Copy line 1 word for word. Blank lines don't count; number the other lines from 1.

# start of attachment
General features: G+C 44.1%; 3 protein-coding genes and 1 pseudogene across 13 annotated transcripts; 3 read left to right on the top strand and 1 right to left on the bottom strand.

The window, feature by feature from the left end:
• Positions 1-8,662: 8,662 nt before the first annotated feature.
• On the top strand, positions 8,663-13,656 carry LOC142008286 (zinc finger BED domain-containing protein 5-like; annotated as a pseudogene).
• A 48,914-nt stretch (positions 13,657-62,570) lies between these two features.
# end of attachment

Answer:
General features: G+C 44.1%; 3 protein-coding genes and 1 pseudogene across 13 annotated transcripts; 3 read left to right on the top strand and 1 right to left on the bottom strand.